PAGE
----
Summer flights and airports strikes

Spring and summer are popular times for personnel in commercial air traffic to go on strike. Whether it concerns a strike with the airline, baggage handling, security or air traffic control, chances of you being affected are a lot higher in summer. We explain what your rights are for the different types of strikes in air traffic and give you tips to prevent most of the discomfort caused by a sudden strike.

pilots in cockpit with sunset

Strike of pilots or cabin crew

Examples of strikes of airline personnel over the last few years are those of British Airways, Ryanair and Vueling. When pilots, cabin crew or ground staff have issues solving their pay- and working condition conflicts, strikes are used as a way to put pressure on the airline. Strikes in spring and summer have the highest rate of success, as the amount of possible flight cancellations will cost a lot of money for the airline in rearranging flights and paying legal compensation. When pilots, cabin crew or ground staff is on strike and your flight is cancelled, you are entitled to compensation as stated in Regulation 261/2004. The airline is responsible for the strike.

Strike of Air Traffic Control

Especially the French Air Traffic Control is notorious for its strikes. The spring is their favourite strike season. The Air Traffic Control of the district of Marseille even managed to strike for 9(!) weekends in a row in 2018. These strikes had a large effect on passengers across Europe, as the French ATC does not only disrupt flights from and to France, but also overflying traffic. The Italian Air Traffic Control went on strike several times in the past few years. Just as the strikes of pilots and cabin crew, summer is the best time for ATC personnel to go on strike as it is the busiest time in air traffic. By doing so, the pressure on their employer is high and ATC crew has a better chance of getting their expectations met.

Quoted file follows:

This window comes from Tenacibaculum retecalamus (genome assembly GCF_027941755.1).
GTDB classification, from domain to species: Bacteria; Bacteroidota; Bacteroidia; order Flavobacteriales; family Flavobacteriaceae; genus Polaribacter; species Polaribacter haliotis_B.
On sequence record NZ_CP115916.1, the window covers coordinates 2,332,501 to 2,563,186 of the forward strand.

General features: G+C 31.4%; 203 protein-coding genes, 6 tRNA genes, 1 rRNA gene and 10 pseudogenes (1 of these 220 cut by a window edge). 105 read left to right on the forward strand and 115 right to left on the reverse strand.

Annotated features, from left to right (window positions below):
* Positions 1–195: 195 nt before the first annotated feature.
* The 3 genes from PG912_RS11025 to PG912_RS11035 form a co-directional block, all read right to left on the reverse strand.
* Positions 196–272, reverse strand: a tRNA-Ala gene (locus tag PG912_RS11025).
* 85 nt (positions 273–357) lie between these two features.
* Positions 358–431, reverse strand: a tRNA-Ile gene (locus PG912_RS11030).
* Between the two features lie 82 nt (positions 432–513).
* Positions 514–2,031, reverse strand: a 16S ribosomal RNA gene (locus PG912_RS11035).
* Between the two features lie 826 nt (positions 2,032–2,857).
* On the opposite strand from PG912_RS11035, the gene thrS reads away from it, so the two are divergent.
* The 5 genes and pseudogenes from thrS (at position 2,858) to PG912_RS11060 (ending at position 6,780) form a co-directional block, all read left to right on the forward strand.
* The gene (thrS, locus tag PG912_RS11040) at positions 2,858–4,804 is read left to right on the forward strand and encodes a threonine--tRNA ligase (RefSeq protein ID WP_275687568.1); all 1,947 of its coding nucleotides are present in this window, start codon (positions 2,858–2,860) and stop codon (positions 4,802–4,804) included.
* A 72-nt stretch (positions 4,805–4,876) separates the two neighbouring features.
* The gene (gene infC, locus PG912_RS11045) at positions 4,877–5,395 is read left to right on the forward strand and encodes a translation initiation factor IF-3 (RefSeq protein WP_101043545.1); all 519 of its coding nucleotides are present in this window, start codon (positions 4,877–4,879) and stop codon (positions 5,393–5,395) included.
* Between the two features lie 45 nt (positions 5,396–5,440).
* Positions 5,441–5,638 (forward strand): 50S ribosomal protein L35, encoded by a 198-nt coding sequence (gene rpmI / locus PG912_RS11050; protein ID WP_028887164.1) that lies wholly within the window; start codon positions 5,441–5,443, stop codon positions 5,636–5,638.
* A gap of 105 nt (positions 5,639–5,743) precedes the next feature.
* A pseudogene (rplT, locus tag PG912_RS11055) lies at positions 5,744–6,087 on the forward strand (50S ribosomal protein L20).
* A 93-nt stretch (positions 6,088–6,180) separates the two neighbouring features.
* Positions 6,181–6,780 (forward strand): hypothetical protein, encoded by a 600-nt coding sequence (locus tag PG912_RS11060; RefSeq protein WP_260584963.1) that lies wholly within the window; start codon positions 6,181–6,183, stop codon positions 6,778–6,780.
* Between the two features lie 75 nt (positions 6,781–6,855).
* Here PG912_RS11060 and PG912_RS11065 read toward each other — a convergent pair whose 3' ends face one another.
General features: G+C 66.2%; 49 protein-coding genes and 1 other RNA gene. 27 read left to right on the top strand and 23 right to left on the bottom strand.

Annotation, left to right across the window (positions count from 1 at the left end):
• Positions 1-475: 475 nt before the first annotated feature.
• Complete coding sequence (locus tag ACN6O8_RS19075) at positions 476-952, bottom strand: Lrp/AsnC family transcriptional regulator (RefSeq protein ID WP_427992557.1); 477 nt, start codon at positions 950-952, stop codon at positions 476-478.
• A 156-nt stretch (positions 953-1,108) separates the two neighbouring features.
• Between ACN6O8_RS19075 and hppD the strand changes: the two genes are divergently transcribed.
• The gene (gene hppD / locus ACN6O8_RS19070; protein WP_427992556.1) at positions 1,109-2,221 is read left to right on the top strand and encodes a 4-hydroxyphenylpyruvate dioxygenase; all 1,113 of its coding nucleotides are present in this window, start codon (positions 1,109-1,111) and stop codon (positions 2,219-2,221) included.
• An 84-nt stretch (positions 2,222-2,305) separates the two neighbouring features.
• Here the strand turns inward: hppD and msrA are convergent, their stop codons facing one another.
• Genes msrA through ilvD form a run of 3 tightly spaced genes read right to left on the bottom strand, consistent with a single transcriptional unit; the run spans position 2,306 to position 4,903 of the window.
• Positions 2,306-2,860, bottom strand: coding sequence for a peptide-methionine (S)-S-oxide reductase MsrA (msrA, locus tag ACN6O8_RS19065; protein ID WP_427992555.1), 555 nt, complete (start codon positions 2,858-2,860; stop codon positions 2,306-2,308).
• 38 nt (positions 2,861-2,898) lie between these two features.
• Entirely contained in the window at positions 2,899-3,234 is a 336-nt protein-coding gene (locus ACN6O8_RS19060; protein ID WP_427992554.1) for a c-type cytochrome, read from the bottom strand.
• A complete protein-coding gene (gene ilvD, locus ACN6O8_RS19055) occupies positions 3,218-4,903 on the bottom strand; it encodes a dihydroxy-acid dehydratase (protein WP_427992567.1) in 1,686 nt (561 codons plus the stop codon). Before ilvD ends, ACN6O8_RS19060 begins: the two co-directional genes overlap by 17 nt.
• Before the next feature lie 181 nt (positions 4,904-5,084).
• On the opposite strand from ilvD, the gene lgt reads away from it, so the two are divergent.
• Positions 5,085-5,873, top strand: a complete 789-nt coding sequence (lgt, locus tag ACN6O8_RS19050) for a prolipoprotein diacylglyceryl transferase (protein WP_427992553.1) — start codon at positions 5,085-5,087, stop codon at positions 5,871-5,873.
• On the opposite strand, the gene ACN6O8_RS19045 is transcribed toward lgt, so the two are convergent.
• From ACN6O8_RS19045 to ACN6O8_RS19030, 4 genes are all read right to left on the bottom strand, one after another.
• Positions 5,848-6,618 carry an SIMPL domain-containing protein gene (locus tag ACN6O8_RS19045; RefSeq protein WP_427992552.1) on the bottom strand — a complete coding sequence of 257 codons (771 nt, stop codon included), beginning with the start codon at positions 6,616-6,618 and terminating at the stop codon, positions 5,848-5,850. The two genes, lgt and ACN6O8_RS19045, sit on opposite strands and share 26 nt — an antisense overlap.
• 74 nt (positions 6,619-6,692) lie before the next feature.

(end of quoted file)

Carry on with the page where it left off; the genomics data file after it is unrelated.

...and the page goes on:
Strike of baggage handlers

Almost 53 million pieces of luggage are handled at London Heathrow Airport every year. That is an average of over 145,000 pieces of luggage per day. When the baggage handlers decide to go on strike, you can imagine the impact this has on the airport and flights. Passengers face holidays with late baggage or arrive back home at the airport without their holiday purchases. A strike of baggage handlers is not the responsibility or ‘fault’ of the airline, which means that you are not entitled to compensation. If you arrive at your destinations without your luggage and you have to buy additional items such as toiletries and clothes, you can declare these costs with the airline.

Strike of security staff

When the security staff of the airport is on strike, this has severe consequences for the airports’ operation. Many flights will be cancelled as a matter of safety. As the severity of security strikes reaches far, most strikes in their field are ‘work interruptions’ in which they stop their work for a short amount of time, multiple times a day. This has an effect on the passenger lines waiting to pass security and reach their flight in time. Flights are still affected by such a ‘strike’ as some will be cancelled to prevent excess crowds at the airport. There is also a larger chance of you missing your fight due to the busy lines before the security check. Is there a strike of security staff happening on the date of your flight? Make sure you are at the airport in time. When you miss the flight or your flight is cancelled, you are not entitled to compensation. The airline is not responsible for the security staff. A strike of security staff is an extraordinary circumstance.

How to prevent flight disruption from a strike

A strike can never fully be prevented. Still, statistics show that some days are more prone to strikes in air traffic than others. Thursday is the day that is most likely to be associated with a strike. Friday is also a tricky. Least chances of being affected by a strike is happen to be on a Sunday. Something to take into account for your next holiday?

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Jeroen

Nice info to know 🙂
Great article

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